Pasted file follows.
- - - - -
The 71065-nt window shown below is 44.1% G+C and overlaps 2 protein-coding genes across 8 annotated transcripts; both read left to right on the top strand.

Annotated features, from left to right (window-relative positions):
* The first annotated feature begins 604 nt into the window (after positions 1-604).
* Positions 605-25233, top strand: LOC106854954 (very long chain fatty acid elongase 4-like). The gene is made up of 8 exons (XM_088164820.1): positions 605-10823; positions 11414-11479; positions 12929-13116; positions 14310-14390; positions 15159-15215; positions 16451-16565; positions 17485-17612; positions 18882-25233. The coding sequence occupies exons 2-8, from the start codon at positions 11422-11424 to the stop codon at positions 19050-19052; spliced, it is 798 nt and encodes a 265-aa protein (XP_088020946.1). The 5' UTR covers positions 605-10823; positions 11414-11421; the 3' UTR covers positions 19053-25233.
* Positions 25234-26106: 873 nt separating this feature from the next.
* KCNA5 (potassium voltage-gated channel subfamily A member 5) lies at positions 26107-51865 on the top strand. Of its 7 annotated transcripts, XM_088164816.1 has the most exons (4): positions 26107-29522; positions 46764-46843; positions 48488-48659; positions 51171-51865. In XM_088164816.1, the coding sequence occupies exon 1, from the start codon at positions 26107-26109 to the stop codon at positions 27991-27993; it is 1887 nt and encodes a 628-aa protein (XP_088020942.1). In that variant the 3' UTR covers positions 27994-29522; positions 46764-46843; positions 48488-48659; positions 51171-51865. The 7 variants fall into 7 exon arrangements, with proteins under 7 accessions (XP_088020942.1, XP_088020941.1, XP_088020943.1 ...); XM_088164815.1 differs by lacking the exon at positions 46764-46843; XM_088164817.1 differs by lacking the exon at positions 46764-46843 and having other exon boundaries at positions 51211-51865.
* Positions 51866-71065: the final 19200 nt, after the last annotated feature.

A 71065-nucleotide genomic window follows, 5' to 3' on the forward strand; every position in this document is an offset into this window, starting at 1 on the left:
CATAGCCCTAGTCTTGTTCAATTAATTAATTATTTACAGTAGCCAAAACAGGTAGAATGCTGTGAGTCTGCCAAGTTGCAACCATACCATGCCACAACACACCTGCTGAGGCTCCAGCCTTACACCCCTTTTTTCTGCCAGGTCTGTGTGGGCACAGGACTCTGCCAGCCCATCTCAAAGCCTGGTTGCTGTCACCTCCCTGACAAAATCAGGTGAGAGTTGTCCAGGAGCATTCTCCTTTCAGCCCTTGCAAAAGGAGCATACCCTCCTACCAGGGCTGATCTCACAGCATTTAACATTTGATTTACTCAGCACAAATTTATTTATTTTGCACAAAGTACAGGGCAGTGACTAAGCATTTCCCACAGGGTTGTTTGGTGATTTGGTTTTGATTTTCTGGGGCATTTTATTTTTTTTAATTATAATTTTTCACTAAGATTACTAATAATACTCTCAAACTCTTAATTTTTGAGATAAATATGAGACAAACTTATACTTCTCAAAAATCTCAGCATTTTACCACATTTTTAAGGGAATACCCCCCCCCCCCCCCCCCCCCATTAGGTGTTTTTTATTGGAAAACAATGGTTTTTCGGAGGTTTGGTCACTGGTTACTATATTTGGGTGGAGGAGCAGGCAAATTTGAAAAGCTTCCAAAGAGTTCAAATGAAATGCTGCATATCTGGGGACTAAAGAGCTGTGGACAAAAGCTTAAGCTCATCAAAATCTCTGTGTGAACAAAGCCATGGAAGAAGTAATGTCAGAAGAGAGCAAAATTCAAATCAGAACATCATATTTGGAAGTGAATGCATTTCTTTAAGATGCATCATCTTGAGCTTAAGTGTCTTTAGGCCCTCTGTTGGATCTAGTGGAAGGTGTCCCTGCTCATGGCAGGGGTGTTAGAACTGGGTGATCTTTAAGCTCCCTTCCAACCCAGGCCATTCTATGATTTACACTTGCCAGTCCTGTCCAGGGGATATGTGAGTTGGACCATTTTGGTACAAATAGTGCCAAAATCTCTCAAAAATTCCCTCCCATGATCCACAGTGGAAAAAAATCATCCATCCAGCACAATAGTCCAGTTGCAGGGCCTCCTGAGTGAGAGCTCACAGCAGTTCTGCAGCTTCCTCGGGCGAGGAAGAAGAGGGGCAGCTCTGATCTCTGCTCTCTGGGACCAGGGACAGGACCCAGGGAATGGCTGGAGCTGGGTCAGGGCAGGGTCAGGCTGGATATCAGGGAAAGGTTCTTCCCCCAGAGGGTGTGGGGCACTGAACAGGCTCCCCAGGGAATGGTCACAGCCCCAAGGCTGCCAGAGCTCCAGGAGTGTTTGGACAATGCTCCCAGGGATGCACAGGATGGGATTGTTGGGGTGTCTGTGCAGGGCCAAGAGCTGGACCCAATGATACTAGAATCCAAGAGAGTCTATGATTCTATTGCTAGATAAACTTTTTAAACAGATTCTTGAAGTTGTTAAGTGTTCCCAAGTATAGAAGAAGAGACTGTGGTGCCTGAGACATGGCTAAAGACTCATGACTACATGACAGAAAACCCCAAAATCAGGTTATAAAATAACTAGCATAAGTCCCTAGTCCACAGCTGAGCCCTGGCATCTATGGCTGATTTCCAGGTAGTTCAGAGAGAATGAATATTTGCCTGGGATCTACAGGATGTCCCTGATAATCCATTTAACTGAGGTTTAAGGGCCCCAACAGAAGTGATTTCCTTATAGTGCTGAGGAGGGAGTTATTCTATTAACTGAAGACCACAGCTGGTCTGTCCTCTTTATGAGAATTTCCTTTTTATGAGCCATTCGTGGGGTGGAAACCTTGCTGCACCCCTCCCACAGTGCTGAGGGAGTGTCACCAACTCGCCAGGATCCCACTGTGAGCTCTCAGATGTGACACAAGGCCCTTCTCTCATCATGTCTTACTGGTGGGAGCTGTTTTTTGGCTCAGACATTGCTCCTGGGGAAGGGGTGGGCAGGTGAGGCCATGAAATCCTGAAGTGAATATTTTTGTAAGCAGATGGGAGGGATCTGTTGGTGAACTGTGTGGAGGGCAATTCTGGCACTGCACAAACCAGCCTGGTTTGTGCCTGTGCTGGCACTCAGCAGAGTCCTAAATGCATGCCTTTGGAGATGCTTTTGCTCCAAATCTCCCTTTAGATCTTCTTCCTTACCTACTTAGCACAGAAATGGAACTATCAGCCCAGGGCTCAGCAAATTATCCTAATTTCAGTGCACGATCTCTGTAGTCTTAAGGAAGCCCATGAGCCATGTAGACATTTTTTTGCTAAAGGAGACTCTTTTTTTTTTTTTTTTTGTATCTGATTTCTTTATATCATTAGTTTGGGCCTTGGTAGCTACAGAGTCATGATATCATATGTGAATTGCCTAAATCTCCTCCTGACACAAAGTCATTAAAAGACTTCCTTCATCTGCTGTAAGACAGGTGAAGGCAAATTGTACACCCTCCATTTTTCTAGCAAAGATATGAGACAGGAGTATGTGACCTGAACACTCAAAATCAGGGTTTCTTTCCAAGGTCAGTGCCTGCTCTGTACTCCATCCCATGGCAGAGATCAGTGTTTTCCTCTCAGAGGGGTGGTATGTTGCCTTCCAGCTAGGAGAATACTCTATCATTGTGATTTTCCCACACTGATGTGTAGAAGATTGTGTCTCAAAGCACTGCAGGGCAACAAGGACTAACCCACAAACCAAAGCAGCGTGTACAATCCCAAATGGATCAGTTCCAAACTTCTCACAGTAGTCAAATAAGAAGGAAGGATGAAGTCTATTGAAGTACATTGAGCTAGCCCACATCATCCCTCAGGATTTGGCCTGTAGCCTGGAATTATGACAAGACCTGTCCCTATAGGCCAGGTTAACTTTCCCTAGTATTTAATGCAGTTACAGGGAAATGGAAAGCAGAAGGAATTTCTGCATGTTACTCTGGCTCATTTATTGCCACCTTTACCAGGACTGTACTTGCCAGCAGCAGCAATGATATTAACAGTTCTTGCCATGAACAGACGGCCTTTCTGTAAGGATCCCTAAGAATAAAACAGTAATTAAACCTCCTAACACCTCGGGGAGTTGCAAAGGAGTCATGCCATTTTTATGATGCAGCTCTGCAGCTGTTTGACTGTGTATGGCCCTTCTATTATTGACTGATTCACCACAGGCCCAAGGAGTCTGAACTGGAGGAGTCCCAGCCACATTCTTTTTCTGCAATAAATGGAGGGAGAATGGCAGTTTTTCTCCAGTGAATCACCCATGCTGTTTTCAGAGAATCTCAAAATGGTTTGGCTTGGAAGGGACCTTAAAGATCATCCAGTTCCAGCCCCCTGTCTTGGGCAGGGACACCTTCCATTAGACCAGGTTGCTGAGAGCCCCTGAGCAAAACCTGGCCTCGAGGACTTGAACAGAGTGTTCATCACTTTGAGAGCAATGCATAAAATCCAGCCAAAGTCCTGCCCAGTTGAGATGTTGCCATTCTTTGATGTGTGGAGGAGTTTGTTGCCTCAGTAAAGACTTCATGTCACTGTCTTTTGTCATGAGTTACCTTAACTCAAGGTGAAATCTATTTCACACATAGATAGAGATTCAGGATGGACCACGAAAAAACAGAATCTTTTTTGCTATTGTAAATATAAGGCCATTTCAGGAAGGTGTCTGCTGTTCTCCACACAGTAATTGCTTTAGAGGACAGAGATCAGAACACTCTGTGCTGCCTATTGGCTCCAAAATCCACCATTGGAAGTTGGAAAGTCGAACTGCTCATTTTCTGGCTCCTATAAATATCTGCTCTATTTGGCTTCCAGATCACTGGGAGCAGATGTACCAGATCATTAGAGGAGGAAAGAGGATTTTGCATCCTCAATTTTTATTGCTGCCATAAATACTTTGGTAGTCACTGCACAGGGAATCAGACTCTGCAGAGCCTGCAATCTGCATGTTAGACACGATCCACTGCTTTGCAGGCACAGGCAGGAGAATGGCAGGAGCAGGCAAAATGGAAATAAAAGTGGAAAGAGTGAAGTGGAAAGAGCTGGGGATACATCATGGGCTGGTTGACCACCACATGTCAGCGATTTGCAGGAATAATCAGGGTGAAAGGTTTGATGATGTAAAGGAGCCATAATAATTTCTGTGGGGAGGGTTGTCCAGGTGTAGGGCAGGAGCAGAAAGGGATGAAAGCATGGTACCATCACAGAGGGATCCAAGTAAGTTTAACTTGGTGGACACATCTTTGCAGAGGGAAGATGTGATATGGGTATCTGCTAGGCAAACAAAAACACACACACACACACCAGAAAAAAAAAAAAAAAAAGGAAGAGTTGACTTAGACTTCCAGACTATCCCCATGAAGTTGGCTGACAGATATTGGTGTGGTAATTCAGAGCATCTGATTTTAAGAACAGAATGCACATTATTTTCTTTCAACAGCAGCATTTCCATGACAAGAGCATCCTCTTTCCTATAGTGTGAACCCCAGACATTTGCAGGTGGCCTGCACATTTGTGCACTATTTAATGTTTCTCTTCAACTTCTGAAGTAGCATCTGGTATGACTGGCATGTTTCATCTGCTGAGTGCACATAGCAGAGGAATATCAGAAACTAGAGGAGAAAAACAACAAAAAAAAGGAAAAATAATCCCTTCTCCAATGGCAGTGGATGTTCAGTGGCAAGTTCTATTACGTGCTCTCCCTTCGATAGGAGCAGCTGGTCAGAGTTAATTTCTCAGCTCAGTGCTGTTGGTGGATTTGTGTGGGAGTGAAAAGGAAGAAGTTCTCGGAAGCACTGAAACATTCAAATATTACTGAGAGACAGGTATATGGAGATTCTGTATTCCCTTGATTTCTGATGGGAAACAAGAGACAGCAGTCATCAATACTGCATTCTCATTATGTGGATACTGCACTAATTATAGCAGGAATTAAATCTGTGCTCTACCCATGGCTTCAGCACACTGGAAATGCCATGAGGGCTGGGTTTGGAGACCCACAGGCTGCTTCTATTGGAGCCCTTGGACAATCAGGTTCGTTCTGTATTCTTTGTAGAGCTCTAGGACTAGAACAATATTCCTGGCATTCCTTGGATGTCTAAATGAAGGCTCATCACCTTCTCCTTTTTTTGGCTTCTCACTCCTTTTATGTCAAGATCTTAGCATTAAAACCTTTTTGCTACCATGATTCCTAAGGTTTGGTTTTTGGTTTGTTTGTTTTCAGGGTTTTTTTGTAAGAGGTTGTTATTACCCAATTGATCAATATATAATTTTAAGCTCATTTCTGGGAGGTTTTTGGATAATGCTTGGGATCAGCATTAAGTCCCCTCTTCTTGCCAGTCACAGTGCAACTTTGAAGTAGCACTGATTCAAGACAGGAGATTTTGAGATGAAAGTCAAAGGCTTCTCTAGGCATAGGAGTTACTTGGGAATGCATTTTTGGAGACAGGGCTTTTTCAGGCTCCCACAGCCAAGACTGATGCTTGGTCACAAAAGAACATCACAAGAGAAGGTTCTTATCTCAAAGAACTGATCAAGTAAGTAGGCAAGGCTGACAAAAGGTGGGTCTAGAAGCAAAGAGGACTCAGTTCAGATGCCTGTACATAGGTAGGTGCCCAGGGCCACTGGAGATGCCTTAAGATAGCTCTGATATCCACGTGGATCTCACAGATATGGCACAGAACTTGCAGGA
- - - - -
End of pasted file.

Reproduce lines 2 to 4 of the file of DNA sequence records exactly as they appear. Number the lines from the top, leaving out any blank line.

Annotated features, from left to right (window-relative positions):
* The first annotated feature begins 604 nt into the window (after positions 1-604).
* Positions 605-25233, top strand: LOC106854954 (very long chain fatty acid elongase 4-like). The gene is made up of 8 exons (XM_088164820.1): positions 605-10823; positions 11414-11479; positions 12929-13116; positions 14310-14390; positions 15159-15215; positions 16451-16565; positions 17485-17612; positions 18882-25233. The coding sequence occupies exons 2-8, from the start codon at positions 11422-11424 to the stop codon at positions 19050-19052; spliced, it is 798 nt and encodes a 265-aa protein (XP_088020946.1). The 5' UTR covers positions 605-10823; positions 11414-11421; the 3' UTR covers positions 19053-25233.